I am making an app to visualize data, I am new to Unity but have an extensive background with Blender.

I have written my script to read in data and plot those points. In this example its ~528k points. However, the performance is very bad, If I used distance based rendering I get an FPS of ~16 on a very beefy computer

enter image description here

I can get ~35FPS if I remove the distance rendering but then I get bleed through from particles behind those in front.

enter image description here

I've read about VFX Graph but my understanding is that this is not very C# based? But I'm not certain.

How can I increase the performance? Considering how well Blenders viewport handles 10 million particles I feel like there must be a trick I'm missing here to handle all of the particles. Is it related to materials? Is there a way to make the materials "dumber"?

  • \$\begingroup\$ what technique are you using now to render those points? \$\endgroup\$ Mar 22, 2023 at 13:00
  • \$\begingroup\$ It is just a particle system using the default particle as a material and billboard method. \$\endgroup\$
    – TheJeran
    Mar 22, 2023 at 13:02
  • \$\begingroup\$ If the columns of particles lie on a grid, you may be able to use the sorting technique Inigo Quilez describes here (2D version) to get correct ordering at high speed. Switching to an opaque, alpha tested rather than blended material for the particles or even drawing each as a full opaque quad rather than a circle could save you a lot too (and let you draw unsorted or even sorted front to back, so the depth buffer minimizes overdraw). \$\endgroup\$
    – DMGregory
    Mar 22, 2023 at 13:13
  • \$\begingroup\$ I know very little at the moment of Unity API and especially shaders. Where would I apply this code? Would this be a compute shader? \$\endgroup\$
    – TheJeran
    Mar 22, 2023 at 13:18
  • \$\begingroup\$ Does the data move or is it just a static point cloud? \$\endgroup\$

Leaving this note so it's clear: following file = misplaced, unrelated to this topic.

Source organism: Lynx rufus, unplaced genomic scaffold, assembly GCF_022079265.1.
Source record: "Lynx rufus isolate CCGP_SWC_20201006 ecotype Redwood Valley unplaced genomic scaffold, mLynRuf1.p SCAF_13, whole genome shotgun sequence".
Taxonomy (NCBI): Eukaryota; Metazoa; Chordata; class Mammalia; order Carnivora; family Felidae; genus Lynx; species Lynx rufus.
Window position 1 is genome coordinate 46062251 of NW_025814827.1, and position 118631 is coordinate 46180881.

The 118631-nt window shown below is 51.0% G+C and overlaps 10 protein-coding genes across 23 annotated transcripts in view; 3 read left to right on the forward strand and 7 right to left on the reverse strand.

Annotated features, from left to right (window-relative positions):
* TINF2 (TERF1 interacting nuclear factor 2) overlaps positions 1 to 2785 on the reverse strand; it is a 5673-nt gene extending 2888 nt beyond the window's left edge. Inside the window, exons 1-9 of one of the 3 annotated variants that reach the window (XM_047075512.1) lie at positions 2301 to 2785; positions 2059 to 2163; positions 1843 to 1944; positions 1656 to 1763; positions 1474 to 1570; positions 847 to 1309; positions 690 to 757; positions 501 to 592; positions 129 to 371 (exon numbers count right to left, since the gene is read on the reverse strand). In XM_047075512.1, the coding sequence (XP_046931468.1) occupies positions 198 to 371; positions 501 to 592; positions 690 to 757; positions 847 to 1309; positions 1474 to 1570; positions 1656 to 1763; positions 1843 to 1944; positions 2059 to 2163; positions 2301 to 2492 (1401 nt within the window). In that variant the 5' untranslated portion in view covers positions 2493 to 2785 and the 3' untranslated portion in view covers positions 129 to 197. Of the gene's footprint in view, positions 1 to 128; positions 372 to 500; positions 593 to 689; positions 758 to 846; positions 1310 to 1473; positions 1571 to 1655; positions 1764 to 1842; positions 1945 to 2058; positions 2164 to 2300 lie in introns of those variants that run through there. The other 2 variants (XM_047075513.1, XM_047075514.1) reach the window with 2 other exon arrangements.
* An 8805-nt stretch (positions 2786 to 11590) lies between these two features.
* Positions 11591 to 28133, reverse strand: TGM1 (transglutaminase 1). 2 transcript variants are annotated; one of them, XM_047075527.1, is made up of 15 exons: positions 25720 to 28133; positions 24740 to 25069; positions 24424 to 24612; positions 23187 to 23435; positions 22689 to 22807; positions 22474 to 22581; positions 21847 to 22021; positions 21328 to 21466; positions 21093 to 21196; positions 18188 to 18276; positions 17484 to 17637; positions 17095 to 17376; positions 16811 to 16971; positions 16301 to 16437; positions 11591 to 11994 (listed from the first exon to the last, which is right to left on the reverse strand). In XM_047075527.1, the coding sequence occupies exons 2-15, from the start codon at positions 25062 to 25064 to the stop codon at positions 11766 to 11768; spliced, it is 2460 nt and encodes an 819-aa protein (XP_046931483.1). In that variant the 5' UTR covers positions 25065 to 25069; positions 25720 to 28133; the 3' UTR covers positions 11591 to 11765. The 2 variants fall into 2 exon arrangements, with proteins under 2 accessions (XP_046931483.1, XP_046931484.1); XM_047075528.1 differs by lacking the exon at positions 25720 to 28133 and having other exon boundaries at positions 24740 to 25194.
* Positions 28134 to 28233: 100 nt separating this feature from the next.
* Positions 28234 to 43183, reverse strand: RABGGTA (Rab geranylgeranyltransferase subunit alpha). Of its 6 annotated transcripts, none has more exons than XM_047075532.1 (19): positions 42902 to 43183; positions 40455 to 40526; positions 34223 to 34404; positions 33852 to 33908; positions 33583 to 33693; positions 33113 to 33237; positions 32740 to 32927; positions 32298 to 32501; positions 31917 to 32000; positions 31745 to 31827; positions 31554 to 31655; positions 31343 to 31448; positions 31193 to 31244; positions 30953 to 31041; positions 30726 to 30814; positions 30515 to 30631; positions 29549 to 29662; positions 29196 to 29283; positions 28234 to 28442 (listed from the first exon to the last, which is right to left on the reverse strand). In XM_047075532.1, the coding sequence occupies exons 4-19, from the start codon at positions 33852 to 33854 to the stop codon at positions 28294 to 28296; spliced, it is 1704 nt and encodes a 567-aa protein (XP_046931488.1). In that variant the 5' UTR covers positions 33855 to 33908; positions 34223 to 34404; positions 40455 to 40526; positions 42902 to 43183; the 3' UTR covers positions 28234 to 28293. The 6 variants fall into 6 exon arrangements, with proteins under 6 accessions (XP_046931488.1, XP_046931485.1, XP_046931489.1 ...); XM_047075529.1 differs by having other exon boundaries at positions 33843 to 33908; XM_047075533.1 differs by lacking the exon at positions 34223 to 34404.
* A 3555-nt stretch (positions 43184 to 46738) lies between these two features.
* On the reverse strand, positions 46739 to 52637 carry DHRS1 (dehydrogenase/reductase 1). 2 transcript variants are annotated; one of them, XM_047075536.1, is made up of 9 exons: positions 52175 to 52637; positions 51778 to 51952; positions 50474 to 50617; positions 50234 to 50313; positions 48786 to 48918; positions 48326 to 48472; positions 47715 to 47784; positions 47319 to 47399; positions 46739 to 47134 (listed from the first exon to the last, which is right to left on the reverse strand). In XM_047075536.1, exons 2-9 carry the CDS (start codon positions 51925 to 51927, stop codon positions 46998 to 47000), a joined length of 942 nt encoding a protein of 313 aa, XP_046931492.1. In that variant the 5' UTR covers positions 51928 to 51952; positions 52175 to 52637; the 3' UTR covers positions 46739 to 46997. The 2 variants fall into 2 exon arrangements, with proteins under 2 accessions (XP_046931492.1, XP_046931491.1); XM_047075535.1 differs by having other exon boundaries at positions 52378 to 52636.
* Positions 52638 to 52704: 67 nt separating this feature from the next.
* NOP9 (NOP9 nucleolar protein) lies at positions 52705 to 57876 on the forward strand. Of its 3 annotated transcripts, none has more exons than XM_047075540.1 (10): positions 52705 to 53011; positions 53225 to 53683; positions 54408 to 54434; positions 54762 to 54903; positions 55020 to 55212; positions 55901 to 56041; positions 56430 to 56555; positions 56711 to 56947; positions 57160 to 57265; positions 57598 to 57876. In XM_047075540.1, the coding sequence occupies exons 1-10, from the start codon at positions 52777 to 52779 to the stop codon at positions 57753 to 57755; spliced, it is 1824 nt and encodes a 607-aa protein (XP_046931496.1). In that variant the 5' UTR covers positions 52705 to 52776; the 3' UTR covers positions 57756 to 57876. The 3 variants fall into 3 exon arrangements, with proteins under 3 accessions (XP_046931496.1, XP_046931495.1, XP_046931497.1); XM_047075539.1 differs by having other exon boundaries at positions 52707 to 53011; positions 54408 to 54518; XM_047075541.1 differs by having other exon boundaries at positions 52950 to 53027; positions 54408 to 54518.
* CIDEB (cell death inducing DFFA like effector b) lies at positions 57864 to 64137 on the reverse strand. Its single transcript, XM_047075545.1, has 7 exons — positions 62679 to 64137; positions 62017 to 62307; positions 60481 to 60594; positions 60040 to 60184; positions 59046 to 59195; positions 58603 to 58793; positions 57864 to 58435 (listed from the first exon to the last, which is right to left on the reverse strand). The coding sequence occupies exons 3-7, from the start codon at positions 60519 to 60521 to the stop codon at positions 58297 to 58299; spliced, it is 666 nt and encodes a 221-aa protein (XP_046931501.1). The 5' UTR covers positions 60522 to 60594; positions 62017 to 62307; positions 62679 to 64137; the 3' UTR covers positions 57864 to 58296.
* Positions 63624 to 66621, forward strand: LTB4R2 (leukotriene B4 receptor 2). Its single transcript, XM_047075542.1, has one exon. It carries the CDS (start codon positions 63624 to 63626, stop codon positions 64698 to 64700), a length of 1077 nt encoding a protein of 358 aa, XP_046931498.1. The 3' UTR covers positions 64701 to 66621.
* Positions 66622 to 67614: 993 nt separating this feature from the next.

– Philipp
    Mar 22, 2023 at 13:35

1 Answer 1


The classic Unity particle engine (aka "Shuriken") doesn't make a lot of use of GPU acceleration. The visual effect graph (VFX graph) is far better in that regard resulting in superior performance in many use-cases. There are some demos that demonstrate how it's able to handle millions of particles in real-time. And not just as a static point cloud, but with the particles actually doing stuff. So it might be suitable for your use-case.

If you want to create a VFX graph particle system based on a set of pre-computed particle positions and properties, then you might want to use a point cache. A point cache requires that you convert your data into a pCache file. I unfortunately can not help you with that because I have no idea about the format your data is currently in or what tools you have available to convert it. But the format is pretty straight-forward, so it shouldn't be too difficult to build an own conversion program.

You can then import that .pCache file into your Unity project as an asset. You can then integrate that point cache into a VFX graph by:

  1. Creating a Point Cache node
  2. Assigning your pCache asset to it
  3. Creating a "Single Burst" block to the "Spawn" node.
  4. Wiring up the "Point Count" property of your point cache to the "Count" property of the Single Burst block
  5. Creating a "Set Position from Map" block in the "Initialize Particles" node.
  6. Wiring the "position" property of the point cache node to the "Attribute Map" property of the "Set Position from Map" block.
  7. (optional) If you want to transform the data in your point cache based on some runtime property, then you can do that by putting a couple arithmetic operator nodes between the point cache node and the set position node (Operator>Math>Arithmetic).
  8. Repeating steps 5 to 7 for any other properties you have in your pCache file which you want to be represented in your visualization

For more information, please refer to the documentation about point caches in the VFX graph.

  • \$\begingroup\$ Would the positions after plotting via pcache be capable of changing via an slider? Or is it like the "initial state" of the VFX graph? \$\endgroup\$
    – TheJeran
    Mar 22, 2023 at 15:53
  • \$\begingroup\$ @TheJeran In this example it's the initial state. But the point cache is just a set of data. What you do with that data is up to the graph. I am not sure what exactly you mean by "changing positions via a slider". Depending on how that is to be interpreted, there are different solutions. If you want to move, rotate or scale the whole particle system, then you would do that via its transform component. Or you could pass the value of the slider to the particle system and then use that value somewhere in the VFX graph to do something. \$\endgroup\$
    – Philipp
    Mar 22, 2023 at 16:13
  • \$\begingroup\$ Alrighty, Ill look into this tomorrow \$\endgroup\$
    – TheJeran
    Mar 22, 2023 at 18:44

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